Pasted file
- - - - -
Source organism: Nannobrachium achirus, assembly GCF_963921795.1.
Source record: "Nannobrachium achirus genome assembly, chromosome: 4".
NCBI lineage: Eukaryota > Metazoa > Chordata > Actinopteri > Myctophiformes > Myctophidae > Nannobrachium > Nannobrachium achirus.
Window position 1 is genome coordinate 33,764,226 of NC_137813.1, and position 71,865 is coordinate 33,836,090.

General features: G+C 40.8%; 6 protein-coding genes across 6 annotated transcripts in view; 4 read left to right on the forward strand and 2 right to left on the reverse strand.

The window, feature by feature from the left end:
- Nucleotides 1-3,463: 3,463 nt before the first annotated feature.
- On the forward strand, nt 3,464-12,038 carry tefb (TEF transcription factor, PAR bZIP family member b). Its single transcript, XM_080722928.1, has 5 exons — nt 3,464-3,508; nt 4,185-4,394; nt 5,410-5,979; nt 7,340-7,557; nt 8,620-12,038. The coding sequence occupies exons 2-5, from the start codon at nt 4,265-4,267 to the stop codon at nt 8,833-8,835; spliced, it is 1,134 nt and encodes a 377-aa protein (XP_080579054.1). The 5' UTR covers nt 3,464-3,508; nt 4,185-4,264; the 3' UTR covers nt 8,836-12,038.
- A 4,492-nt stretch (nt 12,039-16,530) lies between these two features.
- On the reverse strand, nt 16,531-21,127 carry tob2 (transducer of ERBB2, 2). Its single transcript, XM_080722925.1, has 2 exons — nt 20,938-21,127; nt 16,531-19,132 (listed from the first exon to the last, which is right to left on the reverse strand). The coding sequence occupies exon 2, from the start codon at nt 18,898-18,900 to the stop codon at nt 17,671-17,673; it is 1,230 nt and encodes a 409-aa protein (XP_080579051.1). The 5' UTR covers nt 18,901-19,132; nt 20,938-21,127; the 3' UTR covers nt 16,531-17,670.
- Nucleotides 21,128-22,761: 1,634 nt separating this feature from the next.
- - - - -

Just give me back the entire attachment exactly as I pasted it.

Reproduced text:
Source organism: Nannobrachium achirus, assembly GCF_963921795.1.
Source record: "Nannobrachium achirus genome assembly, chromosome: 4".
NCBI lineage: Eukaryota > Metazoa > Chordata > Actinopteri > Myctophiformes > Myctophidae > Nannobrachium > Nannobrachium achirus.
Window position 1 is genome coordinate 33,764,226 of NC_137813.1, and position 71,865 is coordinate 33,836,090.

General features: G+C 40.8%; 6 protein-coding genes across 6 annotated transcripts in view; 4 read left to right on the forward strand and 2 right to left on the reverse strand.

The window, feature by feature from the left end:
- Nucleotides 1-3,463: 3,463 nt before the first annotated feature.
- On the forward strand, nt 3,464-12,038 carry tefb (TEF transcription factor, PAR bZIP family member b). Its single transcript, XM_080722928.1, has 5 exons — nt 3,464-3,508; nt 4,185-4,394; nt 5,410-5,979; nt 7,340-7,557; nt 8,620-12,038. The coding sequence occupies exons 2-5, from the start codon at nt 4,265-4,267 to the stop codon at nt 8,833-8,835; spliced, it is 1,134 nt and encodes a 377-aa protein (XP_080579054.1). The 5' UTR covers nt 3,464-3,508; nt 4,185-4,264; the 3' UTR covers nt 8,836-12,038.
- A 4,492-nt stretch (nt 12,039-16,530) lies between these two features.
- On the reverse strand, nt 16,531-21,127 carry tob2 (transducer of ERBB2, 2). Its single transcript, XM_080722925.1, has 2 exons — nt 20,938-21,127; nt 16,531-19,132 (listed from the first exon to the last, which is right to left on the reverse strand). The coding sequence occupies exon 2, from the start codon at nt 18,898-18,900 to the stop codon at nt 17,671-17,673; it is 1,230 nt and encodes a 409-aa protein (XP_080579051.1). The 5' UTR covers nt 18,901-19,132; nt 20,938-21,127; the 3' UTR covers nt 16,531-17,670.
- Nucleotides 21,128-22,761: 1,634 nt separating this feature from the next.